Economic Effects
The U.S. capitalist system has worked like no other in the world throughout the last couple of centuries in part because investors and lenders could be confident in the sturdiness of the agreements struck between lenders and creditors. Secured creditors take less risk than subordinated creditors, subordinated creditors take less risk than preferred shareholders, and preferred shareholders take less risk than equityholders. In turn, secured creditors can naturally charge less interest, knowing that they get first crack at the assets should any unforeseen difficulties arise. As a result of this unbending attitude toward contracts, U.S.-based companies have generally enjoyed one of the lowest costs of capital throughout the world (in aggregate) in return for adhering to a strict set of protocols in both good times and bad.

Unfortunately, these near-sacred concepts were turned on their heads in the Chrysler case, and capitalists have no choice but to sit up and take notice. What may have been a secure position pre-Chrysler may not be so today, and for that society might pay a price in the form of higher future risk premiums assigned to the secured debt of many U.S. companies.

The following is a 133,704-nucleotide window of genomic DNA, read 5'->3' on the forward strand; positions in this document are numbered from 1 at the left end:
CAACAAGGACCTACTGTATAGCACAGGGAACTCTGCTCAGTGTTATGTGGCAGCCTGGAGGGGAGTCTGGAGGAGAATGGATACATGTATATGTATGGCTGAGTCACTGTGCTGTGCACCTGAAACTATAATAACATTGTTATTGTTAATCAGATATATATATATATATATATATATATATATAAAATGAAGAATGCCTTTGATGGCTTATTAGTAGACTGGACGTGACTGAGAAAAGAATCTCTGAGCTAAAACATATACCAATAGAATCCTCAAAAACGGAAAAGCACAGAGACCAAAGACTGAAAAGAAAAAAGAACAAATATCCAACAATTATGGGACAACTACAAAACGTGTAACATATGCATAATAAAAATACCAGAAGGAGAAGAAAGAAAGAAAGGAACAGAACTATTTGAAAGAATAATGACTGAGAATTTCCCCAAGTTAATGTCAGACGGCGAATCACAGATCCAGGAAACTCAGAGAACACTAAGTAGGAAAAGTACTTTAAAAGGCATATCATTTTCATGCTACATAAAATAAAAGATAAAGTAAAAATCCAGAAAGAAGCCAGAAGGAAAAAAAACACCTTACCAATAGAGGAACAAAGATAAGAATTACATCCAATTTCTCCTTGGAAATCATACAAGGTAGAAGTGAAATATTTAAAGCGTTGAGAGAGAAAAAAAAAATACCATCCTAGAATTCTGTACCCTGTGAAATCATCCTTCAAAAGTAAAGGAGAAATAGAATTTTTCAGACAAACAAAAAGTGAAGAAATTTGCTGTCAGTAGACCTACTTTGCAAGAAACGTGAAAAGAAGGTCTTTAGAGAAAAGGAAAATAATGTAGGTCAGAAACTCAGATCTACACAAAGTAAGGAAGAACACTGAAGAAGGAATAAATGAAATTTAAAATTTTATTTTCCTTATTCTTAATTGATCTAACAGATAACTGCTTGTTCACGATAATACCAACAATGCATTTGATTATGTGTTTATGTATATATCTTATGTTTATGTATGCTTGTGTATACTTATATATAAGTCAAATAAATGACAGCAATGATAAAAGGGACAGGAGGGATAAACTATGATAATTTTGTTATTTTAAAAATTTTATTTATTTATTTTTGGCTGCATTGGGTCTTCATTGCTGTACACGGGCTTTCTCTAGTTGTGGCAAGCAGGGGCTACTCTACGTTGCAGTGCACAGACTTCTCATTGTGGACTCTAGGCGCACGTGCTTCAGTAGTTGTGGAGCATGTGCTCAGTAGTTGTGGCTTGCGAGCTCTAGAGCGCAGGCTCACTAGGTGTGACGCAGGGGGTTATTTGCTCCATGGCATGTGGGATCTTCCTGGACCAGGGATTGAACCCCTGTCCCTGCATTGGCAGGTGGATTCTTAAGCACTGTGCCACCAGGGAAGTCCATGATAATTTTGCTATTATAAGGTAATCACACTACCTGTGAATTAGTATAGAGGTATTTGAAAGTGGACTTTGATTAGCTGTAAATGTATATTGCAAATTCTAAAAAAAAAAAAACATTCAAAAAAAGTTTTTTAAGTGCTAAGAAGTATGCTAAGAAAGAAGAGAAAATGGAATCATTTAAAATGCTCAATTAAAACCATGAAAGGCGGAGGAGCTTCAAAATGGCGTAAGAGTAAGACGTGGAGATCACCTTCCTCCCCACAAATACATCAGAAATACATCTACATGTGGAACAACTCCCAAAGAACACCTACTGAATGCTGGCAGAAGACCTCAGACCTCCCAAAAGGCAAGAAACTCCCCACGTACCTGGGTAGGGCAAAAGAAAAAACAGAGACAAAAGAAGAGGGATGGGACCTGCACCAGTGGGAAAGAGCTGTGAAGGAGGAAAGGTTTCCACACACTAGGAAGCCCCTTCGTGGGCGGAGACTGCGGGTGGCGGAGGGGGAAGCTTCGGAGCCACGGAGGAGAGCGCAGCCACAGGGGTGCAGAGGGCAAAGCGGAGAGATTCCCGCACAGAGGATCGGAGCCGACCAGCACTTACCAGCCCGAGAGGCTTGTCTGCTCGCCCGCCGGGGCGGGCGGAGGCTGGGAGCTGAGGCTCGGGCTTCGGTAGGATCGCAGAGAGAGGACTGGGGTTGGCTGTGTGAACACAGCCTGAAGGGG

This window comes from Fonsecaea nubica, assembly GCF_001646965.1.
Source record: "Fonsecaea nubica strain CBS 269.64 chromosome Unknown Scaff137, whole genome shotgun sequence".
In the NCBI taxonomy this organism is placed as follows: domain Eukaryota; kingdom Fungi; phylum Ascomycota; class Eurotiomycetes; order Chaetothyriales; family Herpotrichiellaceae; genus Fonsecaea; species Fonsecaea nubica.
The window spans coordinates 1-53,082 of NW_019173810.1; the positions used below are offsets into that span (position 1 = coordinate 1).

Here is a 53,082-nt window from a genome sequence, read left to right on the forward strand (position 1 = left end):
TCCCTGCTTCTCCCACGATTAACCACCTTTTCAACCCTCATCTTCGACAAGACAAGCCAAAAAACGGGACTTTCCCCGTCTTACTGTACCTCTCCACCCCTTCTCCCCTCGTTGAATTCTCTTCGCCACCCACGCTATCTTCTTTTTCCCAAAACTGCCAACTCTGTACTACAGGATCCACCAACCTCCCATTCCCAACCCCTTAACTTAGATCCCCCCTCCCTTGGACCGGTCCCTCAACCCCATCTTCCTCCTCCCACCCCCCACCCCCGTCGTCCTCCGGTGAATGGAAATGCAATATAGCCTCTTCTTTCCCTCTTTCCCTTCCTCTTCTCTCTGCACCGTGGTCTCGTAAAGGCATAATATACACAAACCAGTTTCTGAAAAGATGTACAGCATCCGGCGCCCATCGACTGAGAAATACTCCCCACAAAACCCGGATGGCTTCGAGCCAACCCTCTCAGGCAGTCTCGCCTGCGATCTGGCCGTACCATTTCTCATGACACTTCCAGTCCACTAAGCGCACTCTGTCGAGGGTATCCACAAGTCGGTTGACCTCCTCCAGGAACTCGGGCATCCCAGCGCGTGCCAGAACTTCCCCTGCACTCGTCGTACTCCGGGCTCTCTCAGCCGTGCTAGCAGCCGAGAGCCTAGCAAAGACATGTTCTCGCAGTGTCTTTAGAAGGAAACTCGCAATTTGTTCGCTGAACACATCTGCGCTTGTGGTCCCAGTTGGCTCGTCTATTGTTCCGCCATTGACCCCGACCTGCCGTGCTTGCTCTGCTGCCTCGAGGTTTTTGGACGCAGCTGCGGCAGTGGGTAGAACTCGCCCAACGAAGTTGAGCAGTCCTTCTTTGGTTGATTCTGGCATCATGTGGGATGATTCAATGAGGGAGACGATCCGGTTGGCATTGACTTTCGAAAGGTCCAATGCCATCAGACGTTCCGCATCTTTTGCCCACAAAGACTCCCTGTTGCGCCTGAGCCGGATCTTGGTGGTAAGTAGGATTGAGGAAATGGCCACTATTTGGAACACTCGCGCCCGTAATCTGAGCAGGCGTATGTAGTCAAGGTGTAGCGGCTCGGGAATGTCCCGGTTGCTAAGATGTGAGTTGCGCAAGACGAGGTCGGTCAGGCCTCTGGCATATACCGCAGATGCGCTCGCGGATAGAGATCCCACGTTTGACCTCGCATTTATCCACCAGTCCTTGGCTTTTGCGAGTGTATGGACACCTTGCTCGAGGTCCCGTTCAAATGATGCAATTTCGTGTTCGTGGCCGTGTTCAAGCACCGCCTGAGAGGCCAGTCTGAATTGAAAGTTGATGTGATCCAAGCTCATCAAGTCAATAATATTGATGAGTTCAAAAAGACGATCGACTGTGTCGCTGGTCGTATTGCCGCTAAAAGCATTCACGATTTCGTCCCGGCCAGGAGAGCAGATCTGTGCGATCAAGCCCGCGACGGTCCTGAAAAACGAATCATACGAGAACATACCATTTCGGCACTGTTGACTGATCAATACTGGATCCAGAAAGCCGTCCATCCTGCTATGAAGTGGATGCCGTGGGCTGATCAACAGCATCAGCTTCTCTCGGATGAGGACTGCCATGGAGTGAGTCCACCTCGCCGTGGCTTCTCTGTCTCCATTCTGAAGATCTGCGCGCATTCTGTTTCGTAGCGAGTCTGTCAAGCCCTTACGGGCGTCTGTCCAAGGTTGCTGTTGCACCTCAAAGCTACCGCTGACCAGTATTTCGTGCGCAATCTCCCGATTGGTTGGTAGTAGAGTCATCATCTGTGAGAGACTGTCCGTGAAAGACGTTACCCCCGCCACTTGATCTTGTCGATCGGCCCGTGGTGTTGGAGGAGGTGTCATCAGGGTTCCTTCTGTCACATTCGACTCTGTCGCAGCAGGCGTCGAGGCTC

We understand that the current situation calls for action on a scale virtually nobody but the federal government can handle. Likewise, the government should be rightfully able to call the shots. At the same time, however, we feel the government set a bad precedent by reshuffling the order in which creditors are served.